I came across this interesting post on reddit, enjoy:
We have a farmer, a carpenter, a tailor, and a lumberjack. Each year, each person produces 40 units of production. The money supply is fixed at $100. Each person has $25 stuffed under the mattress. Twice a year, one worker will pay $5 to another worker for 5 units of the other workers production. In other words, each person has a yearly demand for 10 unites of clothes, food, furniture, and lumber at current prices. Each person owns a house, which , if sold on the open market, would command a price of $10.
One year, a technological improvement allows everyone to produce 10% more. The demand curve hasn’t changed. That means that every producer will drop their price slightly so they can sell 11 units to each person instead of 10 units. The money supply has not changed at all, but we have economic growth and an increase in the standard of living.
Let’s say each person has a child that enters the workforce. Now there are two carpenters, producing a combined 80 units, two lumberjacks, etc. This increase in production will force each new producer will enter the market with a decreased price in order to acquire market share. This will decrease everyone’s wages. However, since the price of all goods decreased, purchasing power has remained the same. The total production of the economy has increased, per capita standard of living is the same, and per capita money supply is the same.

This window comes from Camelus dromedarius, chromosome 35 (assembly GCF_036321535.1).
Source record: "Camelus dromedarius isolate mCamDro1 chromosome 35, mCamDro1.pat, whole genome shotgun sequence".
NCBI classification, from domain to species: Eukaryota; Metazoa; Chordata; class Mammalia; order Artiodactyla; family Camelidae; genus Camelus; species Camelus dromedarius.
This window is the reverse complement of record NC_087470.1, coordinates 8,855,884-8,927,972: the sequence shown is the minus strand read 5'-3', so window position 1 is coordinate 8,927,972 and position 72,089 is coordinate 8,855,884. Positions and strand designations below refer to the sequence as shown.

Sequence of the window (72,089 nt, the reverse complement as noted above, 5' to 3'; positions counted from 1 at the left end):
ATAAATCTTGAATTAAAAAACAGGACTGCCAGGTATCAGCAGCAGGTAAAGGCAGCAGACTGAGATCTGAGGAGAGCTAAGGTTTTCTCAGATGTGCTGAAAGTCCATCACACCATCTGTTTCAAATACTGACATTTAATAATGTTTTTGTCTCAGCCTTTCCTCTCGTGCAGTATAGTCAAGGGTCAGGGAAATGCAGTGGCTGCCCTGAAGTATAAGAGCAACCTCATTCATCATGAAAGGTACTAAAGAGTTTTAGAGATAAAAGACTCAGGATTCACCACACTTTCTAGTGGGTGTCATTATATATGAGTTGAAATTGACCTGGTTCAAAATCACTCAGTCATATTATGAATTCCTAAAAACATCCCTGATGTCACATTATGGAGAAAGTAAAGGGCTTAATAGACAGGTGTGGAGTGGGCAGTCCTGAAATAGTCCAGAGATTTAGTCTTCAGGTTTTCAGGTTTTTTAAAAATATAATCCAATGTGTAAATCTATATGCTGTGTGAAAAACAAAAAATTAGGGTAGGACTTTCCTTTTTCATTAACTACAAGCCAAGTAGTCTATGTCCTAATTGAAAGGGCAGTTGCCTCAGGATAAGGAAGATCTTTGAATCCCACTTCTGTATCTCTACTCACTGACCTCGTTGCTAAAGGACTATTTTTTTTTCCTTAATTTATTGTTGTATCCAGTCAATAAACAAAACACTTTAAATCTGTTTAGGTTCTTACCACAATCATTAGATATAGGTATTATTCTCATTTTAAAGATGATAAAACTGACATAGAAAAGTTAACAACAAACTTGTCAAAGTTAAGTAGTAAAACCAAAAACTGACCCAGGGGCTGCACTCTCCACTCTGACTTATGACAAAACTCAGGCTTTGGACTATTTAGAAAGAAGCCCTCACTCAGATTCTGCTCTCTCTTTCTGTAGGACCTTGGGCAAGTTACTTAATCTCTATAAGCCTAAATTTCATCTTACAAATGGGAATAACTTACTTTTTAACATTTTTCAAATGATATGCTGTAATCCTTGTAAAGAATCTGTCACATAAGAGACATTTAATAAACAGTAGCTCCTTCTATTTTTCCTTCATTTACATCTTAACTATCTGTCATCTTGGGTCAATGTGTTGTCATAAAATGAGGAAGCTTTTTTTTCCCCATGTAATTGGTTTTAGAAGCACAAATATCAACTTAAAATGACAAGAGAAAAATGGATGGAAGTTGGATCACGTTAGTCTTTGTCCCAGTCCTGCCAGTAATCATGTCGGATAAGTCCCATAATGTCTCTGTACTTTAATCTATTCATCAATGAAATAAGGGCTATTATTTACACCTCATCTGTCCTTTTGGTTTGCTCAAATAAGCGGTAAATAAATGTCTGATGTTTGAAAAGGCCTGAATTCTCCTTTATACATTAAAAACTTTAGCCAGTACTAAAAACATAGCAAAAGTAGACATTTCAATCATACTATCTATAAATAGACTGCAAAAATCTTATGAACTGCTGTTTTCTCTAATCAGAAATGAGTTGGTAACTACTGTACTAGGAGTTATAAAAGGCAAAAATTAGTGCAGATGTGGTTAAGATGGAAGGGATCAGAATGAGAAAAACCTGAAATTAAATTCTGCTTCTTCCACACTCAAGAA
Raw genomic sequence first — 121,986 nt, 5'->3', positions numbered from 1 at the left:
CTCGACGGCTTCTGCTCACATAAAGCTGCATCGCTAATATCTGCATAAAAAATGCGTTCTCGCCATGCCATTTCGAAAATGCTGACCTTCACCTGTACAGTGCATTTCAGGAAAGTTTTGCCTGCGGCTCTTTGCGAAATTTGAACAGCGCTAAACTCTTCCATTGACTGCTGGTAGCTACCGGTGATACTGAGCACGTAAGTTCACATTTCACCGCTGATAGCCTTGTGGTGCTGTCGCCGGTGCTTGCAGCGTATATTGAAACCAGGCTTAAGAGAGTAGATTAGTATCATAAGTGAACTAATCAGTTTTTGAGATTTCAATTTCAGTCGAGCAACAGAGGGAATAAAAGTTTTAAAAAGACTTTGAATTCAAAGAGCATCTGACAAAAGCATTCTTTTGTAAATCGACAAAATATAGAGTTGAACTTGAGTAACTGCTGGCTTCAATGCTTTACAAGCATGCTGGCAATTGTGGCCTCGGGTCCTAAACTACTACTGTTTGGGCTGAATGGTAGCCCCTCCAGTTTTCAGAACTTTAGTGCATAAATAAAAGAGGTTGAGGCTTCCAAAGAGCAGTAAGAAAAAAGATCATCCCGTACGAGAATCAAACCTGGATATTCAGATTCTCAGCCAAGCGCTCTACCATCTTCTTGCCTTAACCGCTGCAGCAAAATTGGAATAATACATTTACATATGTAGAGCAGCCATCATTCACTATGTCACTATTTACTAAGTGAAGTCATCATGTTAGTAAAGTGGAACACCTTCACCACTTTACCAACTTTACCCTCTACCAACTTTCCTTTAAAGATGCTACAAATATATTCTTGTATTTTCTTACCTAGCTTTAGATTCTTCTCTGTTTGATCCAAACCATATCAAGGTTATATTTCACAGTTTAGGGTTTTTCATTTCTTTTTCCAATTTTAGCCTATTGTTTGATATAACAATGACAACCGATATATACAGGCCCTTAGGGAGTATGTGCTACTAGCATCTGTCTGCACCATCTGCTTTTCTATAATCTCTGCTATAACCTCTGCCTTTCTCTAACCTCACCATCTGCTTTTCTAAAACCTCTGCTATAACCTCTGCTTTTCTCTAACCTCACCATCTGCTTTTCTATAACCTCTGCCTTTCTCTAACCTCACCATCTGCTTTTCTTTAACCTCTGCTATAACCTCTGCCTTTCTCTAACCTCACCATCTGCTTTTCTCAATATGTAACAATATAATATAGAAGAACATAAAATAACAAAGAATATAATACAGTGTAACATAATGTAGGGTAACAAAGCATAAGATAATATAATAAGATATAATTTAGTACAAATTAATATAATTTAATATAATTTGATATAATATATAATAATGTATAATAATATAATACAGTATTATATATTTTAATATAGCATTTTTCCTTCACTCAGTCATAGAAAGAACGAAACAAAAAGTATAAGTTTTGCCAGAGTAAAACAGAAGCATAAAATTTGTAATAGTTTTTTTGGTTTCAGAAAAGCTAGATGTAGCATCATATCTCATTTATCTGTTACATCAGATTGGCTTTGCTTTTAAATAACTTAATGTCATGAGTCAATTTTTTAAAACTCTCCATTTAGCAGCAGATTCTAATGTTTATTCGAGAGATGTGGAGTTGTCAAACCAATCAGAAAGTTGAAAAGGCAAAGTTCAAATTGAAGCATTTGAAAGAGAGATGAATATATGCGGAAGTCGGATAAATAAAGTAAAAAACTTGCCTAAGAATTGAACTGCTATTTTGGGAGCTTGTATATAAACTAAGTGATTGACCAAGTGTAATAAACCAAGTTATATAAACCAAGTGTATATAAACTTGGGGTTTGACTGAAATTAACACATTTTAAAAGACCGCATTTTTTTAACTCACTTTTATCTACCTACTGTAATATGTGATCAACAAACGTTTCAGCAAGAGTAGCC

Now imagine Helicopter Ben throws $100 out the window and everyone grabs an equal amount. Assuming everyone’s preference for savings versus consumption remains the same, and demand curves remain the same, prices will find a new equilibrium at exactly double the existing price. The numbers all change, but the standard of living and amount of production is exactly the same.
Finally, imagine we increase the money supply by giving the lumberjack $10 every year. The lumberjack spends this money on goods, driving the price up. The lumberjack ends up better off, because he has more goods. Everyone else has the same amount of money, but prices are higher, so they buy less. Everyone else is worse off. Note, that if you combine printing money with technological advancements, people’s real wages would remain the same, while the benefits of the technological advances are being funneled to those who get the newly printed money. This is a perfect description of the past 30 years.
Furthermore, people realize that their savings are becoming worthless. A $1 of savings used to be worth 1 unit of production, but now it can’t buy that much. However, the price ratio between one unit of production and a house remains the same. Thus people decide to put their money in housing, to preserve it’s purchasing power as the value of a $1 erodes. Presto, you have an asset bubble. Again, a perfect description of recent economic history.
2 Comments »